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An armoured recovery vehicle (ARV) is a type of armoured fighting vehicle used to repair battle- or mine-damaged as well as broken-down armoured vehicles during combat, or to tow them out of the danger zone for more extensive repairs. To this end the term "Armoured Repair and Recovery Vehicle" (ARRV) is also used.

ARVs are normally built on the chassis of a Main Battle Tank (MBT), but some are also constructed on the basis of other Armoured fighting vehicles, mostly armoured personnel carriers (APCs). ARVs are usually built on the basis of a vehicle in the same class as they are supposed to recover; a tank-based ARV is used to recover tanks, while an APC-based one recovers APCs, but does not have the power to tow a much heavier tank.

Development History

The first true ARVs were introduced in World War II, often by converting obsolete or damaged tanks, usually by removing the turret and installing a heavy-duty winch to free stuck vehicles, plus a variety of vehicle repair tools. Some were also purpose-built in factories, using an existing tank chassis with a hull superstructure to accommodate repair and recovery equipment. Many of the latter type of ARV had an A-frame or crane to allow the vehicle's crew to perform heavy lifting tasks such as removing the engine from a disabled tank.

After World War II, most countries' MBT models also had corresponding ARV variants. Many ARVs are also equipped with a bulldozer blade that can be used as an anchor when winching or as a stabiliser when lifting, a pump to transfer fuel to another vehicle, and more. Some can even carry a spare engine for field replacement, such the Germanmarker Leopard 1 ARV.

Some combat engineering vehicles (CEVs) are based on ARVs.

United Kingdom

Grant ARV
Centurion MkII ARV
Second World War


Modern


BARV (WWII to Modern)


Canada



Czechoslovakia

M32 TRV in Yad la-Shiryon Museum, Israel.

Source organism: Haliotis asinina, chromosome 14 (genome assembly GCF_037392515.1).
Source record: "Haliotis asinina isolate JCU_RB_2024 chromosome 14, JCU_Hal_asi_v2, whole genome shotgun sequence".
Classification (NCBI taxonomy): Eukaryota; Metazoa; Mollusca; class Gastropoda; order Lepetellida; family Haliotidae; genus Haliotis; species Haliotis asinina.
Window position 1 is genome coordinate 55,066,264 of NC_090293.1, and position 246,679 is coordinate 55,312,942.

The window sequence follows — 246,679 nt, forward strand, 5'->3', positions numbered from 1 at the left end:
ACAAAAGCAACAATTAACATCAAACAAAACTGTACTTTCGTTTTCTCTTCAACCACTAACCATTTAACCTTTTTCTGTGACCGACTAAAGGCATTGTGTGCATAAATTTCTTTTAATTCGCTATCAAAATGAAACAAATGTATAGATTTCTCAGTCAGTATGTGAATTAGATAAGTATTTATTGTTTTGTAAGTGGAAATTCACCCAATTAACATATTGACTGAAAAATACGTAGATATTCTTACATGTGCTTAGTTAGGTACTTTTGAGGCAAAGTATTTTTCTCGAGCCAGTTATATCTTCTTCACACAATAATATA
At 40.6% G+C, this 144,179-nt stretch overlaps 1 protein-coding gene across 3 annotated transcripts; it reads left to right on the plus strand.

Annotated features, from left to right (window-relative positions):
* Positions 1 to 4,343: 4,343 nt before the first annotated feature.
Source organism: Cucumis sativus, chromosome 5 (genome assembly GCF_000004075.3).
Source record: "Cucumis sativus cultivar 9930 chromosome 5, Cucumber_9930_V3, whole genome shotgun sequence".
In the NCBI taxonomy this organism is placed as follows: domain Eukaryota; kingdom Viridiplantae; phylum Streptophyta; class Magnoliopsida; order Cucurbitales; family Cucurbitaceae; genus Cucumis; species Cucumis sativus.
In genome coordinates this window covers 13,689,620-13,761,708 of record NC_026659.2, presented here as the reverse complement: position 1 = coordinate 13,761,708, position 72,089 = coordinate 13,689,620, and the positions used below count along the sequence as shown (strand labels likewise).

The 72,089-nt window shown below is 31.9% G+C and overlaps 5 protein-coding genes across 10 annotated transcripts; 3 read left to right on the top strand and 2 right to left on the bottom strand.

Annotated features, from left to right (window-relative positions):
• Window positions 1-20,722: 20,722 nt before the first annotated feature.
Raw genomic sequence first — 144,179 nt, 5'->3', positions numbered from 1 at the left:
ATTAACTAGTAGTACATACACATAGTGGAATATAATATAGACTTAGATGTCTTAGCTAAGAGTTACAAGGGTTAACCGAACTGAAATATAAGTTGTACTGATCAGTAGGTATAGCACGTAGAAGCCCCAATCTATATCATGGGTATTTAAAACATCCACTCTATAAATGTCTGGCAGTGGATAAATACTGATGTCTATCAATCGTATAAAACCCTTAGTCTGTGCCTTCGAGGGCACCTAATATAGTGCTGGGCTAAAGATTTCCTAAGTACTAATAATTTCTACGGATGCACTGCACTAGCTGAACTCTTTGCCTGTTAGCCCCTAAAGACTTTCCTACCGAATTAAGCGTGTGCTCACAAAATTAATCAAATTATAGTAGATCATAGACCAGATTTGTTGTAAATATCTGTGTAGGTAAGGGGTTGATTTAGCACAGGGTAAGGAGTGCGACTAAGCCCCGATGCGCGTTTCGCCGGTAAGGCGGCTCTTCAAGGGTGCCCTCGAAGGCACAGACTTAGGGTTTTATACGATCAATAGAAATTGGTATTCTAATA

• VT-34 ARV (T-34 Chassis)
  • VT-55A ARV (T-55 Chassis)
  • VT-72B ARV (T-72 Chassis) - (1987 to 1989)
  • VPV (BVP-1 Chassis) - (1985 to 1989)


France

  • M32 Tank Recovery Vehicle, based on the Sherman tank (from 1944)
  • M74 Tank Recovery Vehicle (1954-1975)
  • AMX 30 D (from 1973), based on the AMX 30
  • Leclerc MARS, based on the AMX-56 Leclerc


Germany

WWII
  • Bergepanzer III - PzKpfw III chassis
  • Bergepanther (SdKfz 179) - Panther tank chassis 347 produced (1943 to 1945).
  • Bergetiger - Tiger I tank chassis
  • Bergepanzer 38(t) - Panzerkampfwagen 38 chassis, 170 produced (1944 to 1945).


Modern
  • Bergepanzer M74 (Sherman Chassis) - first TRV/ARV of the West German Bundeswehr, 300 used 1956-1960 (see M74 entry under United States).
  • Bergepanzer 1 - M88 Chassis, the first of 125 entered service in 1962 and a 1985 modernization program replaced the gasoline engine with a diesel and improved the hoist.
  • Bergepanzer 2 - Leopard 1 tank chassis
  • Bergepanzer 3 "Büffel" - Leopard 2 chassis
  • Taurus ARV - used by the Canadian Forces since 1990s


Israel

Trail Blazer.


  • Trail Blazer (Gordon) (Sherman chassis) - An IDF recovery/engineering vehicle based on HVSS equipped M4A1s Sherman tanks, it featured a large single boom crane (as opposed to the A-Frame of the M32) and large spades at the front and rear of the vehicle to assist in lifting. It could also tow up to 72 tons.


Mexico

  • M32 Chenca (Sherman chassis) - In 1998, Napco International of the USA upgraded M32B1 TRV M4 Sherman-chassis armoured recovery vehicles with Detroit Diesel 8V-92-T diesel engines (see M32 entry under United States).


Poland

  • CW-34 (T-34 Chassis)
  • WPT-34 (T-34, SU-85 and SU-100 Chasis)
  • WZT-1 (T-54 and T-55 Chassis)
  • WZT-2 (T-55 Chassis)
  • WZT-3 (T-72M Chassis)
  • WZT-3M (PT-91M Chassis)
  • WPT-TOPAS (TOPAS Chassis)
  • WPT-MORS (MTLB Chassis)


Serbia/Yugoslavia



Soviet Union



  • BTS-2 (T-54 Chassis)
  • BTS-4A (T-54 Chassis)
  • BREM-1 (T-72 Chassis)
  • BREM-2 (BMP-1 Chassis)
  • BREM-L (BMP-3 Chassis)
  • BREM-K (BTR-80 Chassis)
  • BREM-80U (T-80U Chassis)


United States

  • M31 Tank Recovery Vehicle - based on M3 Lee chassis.


  • M32 Tank Recovery Vehicle, or M32 TRV, based on the Sherman tank chassis with turret replaced by fixed superstructure, winch and an long pivoting A-frame jib installed. An 81 mm Mortar was also added into the hull, primarily for screening purposes.
    • M32B1 - M32s converted from M4A1s (some converted to M34 artillery prime movers).
      • M32A1B1 - M32B1's with HVSS, later removing the 81 mm Mortar and incorporating crane improvements.
    • M32B2 - M32's converted from M4A2's.
    • M32B3 - M32's converted from M4A3's.
      • M32A1B3 - M32B3's brought to the same standard as the M32A1B1.
    • M32B4 - M32's converted from M4A4's.


  • M74 Tank Recovery Vehicle - Upgrade of the M32 to provide the same capability with regards to heavier post-war tanks, converted from M4A3 HVSS tanks. In appearance the M74 is very similar to the M32, fitted with an A-Frame crane, a main towing winch, an auxiliary winch, and a manual utility winch. The M74 also has a front mounted spade that can be used as a support or as a dozer blade.
    • M74B1 - Same as the M74, but converted from M32B3s.






See also



Notes and references



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